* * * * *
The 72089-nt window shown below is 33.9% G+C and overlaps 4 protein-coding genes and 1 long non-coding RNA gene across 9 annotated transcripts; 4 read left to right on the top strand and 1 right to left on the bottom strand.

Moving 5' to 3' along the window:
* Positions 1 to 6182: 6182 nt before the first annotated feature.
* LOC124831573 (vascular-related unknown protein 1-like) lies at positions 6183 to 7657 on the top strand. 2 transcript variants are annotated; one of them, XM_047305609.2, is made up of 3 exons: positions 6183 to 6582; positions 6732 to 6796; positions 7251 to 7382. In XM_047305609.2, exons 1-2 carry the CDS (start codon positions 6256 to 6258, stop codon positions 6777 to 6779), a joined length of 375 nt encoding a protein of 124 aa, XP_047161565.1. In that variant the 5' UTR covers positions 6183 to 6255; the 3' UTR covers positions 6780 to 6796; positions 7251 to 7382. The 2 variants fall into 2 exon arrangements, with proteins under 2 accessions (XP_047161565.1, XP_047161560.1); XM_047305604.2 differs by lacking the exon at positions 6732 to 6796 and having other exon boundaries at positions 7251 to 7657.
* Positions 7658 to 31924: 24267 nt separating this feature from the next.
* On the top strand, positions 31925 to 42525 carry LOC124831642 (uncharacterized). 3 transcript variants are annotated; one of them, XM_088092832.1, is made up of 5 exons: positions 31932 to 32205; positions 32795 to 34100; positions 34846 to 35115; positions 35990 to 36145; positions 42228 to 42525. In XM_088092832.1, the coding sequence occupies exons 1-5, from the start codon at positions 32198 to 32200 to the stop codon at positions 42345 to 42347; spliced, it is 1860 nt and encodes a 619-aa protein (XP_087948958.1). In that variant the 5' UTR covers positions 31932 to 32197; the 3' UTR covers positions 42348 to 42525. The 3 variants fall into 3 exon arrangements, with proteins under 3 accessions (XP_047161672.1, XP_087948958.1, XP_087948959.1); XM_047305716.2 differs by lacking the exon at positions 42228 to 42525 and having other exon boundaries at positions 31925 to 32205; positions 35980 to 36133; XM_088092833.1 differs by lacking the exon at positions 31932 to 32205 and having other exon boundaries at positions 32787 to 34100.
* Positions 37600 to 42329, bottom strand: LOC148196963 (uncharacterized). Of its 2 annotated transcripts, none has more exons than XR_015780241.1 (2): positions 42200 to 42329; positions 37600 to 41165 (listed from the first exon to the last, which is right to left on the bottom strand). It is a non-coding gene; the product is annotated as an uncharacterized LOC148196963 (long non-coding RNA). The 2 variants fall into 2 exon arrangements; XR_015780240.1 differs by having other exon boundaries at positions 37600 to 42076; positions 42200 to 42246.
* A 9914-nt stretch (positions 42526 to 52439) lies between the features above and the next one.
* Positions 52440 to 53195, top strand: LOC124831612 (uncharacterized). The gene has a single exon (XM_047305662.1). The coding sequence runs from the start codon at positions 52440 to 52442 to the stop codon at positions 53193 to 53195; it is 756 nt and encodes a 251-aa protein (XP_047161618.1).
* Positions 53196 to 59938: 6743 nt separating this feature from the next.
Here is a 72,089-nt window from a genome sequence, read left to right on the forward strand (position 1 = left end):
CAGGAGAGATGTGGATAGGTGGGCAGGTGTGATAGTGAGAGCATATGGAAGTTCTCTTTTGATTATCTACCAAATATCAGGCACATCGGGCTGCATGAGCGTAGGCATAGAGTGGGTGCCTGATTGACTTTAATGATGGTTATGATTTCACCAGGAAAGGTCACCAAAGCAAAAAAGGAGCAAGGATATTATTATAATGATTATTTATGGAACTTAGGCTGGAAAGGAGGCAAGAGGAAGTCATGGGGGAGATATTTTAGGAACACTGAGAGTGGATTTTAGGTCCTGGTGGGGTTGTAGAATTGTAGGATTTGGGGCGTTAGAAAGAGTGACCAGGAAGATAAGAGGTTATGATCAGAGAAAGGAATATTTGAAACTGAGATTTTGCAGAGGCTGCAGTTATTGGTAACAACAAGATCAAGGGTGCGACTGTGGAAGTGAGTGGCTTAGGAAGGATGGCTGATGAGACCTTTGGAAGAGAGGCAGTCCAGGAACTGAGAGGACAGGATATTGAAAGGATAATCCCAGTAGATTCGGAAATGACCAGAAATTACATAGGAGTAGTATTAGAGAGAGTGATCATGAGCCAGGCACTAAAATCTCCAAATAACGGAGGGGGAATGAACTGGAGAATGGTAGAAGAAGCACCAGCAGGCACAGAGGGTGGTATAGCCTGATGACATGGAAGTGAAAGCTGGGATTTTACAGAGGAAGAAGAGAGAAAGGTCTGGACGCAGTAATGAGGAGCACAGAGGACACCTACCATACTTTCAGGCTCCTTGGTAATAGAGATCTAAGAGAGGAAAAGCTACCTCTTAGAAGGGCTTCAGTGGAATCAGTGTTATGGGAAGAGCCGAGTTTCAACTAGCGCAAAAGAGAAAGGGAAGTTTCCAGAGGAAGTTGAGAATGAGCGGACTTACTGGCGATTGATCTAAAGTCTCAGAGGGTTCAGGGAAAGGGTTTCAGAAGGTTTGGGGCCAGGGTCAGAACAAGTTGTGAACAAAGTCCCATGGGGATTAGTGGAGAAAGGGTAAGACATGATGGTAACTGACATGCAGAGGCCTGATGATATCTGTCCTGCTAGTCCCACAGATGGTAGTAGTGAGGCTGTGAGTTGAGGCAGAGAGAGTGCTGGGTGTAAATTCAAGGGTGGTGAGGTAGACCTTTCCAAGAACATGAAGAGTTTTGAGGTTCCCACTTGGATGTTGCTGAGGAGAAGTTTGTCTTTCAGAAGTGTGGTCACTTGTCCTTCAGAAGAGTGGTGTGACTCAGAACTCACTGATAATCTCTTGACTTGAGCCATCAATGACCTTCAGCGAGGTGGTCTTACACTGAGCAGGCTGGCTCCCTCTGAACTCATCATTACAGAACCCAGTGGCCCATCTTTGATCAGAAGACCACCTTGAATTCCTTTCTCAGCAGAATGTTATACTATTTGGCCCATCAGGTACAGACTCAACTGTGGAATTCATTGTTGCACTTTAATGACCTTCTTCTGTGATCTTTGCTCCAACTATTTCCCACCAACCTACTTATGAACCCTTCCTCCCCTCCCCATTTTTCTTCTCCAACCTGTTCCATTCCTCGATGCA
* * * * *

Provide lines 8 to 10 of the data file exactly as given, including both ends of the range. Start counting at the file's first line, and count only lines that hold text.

* A 9914-nt stretch (positions 42526 to 52439) lies between the features above and the next one.
* Positions 52440 to 53195, top strand: LOC124831612 (uncharacterized). The gene has a single exon (XM_047305662.1). The coding sequence runs from the start codon at positions 52440 to 52442 to the stop codon at positions 53193 to 53195; it is 756 nt and encodes a 251-aa protein (XP_047161618.1).
* Positions 53196 to 59938: 6743 nt separating this feature from the next.